Whales are among the most loved yet least understood
mammals, but for centuries people have hunted them, some species almost to
extinction. Tasmania in the 19th century was a focal point for whaling in the
Southern Ocean. This even extended to our estuarine waters, particularly the
River Derwent. Today, in most countries, there is a different attitude and
whales are mostly "hunted" by whale-watchers with cameras rather than
harpoons. Despite this, whaling still persists in some countries.
Whales are becoming a more common sight in Tasmanian waters,
particularly during the migration season. This is usually from June through
spring, when whales travel north from Antarctica to the breeding grounds in the
warmer waters of north-eastern Australia. There are now regular sightings as
far up the Derwent as the Tasman Bridge. Unfortunately, some migrating whales
fall victim to nature, becoming beached and often perishing on our shores.
the books available in your library that feature whales. Categorise these
under fiction and non-fiction. Review two books from each category and
compare the general message each gives about whales
would be your focus if you were asked to write a book about whales? Would
it be about whale conservation, the adventure of an historical whaling
expedition, a famous whale, a scientific journal, etc? Write a brief
description of the book and make a contents page outlining each chapter.
on graph paper the ocean depths a variety of whales inhabit. Make scale
drawings of each of the species. Use your scale drawings to determine if a
relationship exists between the size of a whale and the depths it can
the distances travelled by humpback whales between their feeding and
breeding grounds. How far do they travel each year?
the migratory paths of two baleen whale species on a map of the world.
Provide notes about the whales' behaviour en-route. Where and when can
whales be seen from shore in Australia?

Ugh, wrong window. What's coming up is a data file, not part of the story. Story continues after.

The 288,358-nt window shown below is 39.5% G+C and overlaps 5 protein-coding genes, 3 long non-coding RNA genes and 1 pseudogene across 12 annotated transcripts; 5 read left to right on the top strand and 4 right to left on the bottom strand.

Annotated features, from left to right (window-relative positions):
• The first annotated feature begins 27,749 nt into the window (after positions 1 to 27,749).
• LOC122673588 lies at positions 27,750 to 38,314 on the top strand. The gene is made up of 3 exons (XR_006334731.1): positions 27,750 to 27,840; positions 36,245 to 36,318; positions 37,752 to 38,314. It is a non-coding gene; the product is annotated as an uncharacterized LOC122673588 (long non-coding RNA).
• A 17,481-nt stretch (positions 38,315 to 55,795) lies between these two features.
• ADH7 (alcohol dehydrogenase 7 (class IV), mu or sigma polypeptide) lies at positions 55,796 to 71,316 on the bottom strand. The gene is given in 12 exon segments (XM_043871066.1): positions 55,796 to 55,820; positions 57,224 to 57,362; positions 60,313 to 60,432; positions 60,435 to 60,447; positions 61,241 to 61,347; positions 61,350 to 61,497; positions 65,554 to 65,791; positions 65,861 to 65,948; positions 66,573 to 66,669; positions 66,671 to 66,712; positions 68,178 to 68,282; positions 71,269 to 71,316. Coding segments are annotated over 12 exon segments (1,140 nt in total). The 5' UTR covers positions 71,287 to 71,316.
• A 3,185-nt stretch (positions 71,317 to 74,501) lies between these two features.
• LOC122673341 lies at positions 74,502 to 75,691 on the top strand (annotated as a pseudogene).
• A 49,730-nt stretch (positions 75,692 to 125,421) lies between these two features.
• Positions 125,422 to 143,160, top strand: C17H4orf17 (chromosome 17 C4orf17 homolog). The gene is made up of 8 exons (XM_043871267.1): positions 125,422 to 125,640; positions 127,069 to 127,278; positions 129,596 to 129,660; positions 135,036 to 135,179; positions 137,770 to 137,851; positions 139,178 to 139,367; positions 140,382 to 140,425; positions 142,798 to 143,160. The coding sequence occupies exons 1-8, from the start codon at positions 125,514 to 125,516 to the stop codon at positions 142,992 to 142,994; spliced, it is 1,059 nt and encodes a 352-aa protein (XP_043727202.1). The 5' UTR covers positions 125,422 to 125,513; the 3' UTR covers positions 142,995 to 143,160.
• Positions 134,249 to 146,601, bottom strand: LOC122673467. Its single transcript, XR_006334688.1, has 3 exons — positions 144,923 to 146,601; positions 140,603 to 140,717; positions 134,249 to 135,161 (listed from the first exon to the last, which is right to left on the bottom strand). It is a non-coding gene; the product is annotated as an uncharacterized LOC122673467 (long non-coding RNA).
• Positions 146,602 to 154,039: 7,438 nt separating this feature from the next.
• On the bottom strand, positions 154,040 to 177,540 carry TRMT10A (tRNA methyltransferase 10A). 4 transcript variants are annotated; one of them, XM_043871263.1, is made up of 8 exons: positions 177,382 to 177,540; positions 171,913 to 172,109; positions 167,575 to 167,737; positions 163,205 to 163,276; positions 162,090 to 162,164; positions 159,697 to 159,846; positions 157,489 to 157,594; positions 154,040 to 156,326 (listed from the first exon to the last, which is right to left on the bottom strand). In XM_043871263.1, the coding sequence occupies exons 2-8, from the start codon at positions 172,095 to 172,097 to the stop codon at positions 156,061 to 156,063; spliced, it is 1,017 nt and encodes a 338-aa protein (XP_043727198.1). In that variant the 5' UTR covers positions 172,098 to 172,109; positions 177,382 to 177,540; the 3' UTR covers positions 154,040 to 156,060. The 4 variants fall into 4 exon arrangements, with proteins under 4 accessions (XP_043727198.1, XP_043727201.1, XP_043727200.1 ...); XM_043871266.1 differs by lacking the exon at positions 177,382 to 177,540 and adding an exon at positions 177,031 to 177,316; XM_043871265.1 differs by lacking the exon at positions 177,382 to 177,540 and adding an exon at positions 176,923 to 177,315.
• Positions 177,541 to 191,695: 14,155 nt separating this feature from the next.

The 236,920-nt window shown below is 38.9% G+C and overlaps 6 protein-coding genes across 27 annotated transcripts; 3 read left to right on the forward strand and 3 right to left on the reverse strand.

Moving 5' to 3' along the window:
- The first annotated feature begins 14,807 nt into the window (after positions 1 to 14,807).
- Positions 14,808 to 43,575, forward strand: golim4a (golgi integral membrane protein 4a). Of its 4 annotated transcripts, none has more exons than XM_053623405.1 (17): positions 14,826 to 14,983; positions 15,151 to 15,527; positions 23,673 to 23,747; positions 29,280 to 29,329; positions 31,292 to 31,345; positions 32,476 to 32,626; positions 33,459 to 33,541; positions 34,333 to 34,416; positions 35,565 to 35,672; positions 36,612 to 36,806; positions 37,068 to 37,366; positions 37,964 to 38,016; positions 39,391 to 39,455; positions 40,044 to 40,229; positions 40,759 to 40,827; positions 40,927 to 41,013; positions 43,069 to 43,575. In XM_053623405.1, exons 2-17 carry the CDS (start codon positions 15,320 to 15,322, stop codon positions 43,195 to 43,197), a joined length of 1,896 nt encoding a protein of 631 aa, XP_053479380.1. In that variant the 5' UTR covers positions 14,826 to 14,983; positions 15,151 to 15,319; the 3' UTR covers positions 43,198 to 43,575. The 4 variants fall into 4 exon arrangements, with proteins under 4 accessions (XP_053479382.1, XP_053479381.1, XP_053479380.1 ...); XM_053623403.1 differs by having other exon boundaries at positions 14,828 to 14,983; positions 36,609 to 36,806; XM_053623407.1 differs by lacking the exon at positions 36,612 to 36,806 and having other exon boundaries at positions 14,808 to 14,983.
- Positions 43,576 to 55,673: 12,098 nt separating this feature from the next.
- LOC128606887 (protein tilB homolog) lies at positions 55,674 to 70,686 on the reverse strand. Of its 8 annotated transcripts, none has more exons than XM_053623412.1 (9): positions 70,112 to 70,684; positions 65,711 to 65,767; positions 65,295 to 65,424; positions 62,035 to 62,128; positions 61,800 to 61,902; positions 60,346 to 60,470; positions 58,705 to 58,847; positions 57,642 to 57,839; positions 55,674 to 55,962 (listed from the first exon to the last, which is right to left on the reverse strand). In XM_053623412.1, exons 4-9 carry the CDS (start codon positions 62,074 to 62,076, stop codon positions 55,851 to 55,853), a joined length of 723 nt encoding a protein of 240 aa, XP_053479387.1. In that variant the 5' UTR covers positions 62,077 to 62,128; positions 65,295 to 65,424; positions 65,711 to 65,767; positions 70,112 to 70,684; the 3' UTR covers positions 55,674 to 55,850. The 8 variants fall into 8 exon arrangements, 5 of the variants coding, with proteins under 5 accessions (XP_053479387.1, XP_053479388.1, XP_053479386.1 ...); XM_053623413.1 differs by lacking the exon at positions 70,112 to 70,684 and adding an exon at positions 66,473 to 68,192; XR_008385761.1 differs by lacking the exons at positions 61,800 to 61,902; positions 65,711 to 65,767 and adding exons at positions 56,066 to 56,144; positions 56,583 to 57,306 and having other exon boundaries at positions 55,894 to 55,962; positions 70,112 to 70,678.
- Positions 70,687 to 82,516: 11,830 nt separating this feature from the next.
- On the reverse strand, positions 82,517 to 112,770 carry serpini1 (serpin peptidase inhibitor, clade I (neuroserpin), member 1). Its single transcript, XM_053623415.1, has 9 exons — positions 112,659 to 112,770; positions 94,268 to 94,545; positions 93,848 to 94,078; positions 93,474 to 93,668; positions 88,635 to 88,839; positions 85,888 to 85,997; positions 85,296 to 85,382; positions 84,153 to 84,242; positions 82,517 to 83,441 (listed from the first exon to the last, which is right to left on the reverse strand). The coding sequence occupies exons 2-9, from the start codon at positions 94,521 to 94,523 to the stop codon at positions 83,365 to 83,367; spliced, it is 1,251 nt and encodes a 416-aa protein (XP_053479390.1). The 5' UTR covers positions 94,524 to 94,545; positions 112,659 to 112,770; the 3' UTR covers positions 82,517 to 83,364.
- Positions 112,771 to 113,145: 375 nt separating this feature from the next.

has recently backed down on plans to kill hundreds of whales. Try to find
out more about how this situation came about. Make a five-stage plan of
action to turn the mammals into a tourist attraction.
a flowchart to show how whales evolved from land dwelling creatures such
as the pakicetus from the Eocene period more than 50million years ago.
these commonly asked questions. How intelligent are whales? Why do whales
get stranded on beaches? Should whales be kept in captivity? Will we ever
be able to talk to whales?
of the organisations that work to help conserve the world's whale
population have websites, e.g. Green Peace and WorldWide Fund for Nature.
Make a directory of whale conservation sites. Use the websites to find out
what these groups do to help protect whales. Review one of these websites.
List three actions you can take to help save whales.
some countries whale is considered a luxury food. Make a persuasive
advertisement to discourage the consumption of whale products.
Whale Watching Guidelines
The official guidelines for what you can and can't do while
National Whale Conservation Fund Website
Some beautiful graphics of whales combined with plenty of
information makes this a worthwhile site to visit.
History of Whaling In Australia
Includes information, pictures and videoclips on whaling in
The Watery World of Whales
Includes information on the history of whaling in Australia.
By Granville Allen Mawer
A look at the long and fascinating history of south seas
whaling. (Allen & Unwin)
Killers of Eden
By Tom Mead
Tells the story of the killer whales of Twofold Bay who used
to help whalers capture their prey. (Dolphin Books)
Killers in Eden
By Danielle Clode
A more recent work on the killer whales of Twofold Bay with
information on the history of whaling in Australia. (Allen & Unwin)
Whales, Dolphins and Porpoises: DK Handbook
By Mark Cawardine
Information on the many different species of cetaceans as
well as a brief section on the human relationship with them. (Dorling
Whale: Eyewitness Guide
By Vassili Papastavrou
An illustrated look at whales, whaling and whale watching
done in the style which only DK can do. (Dorling Kindersley)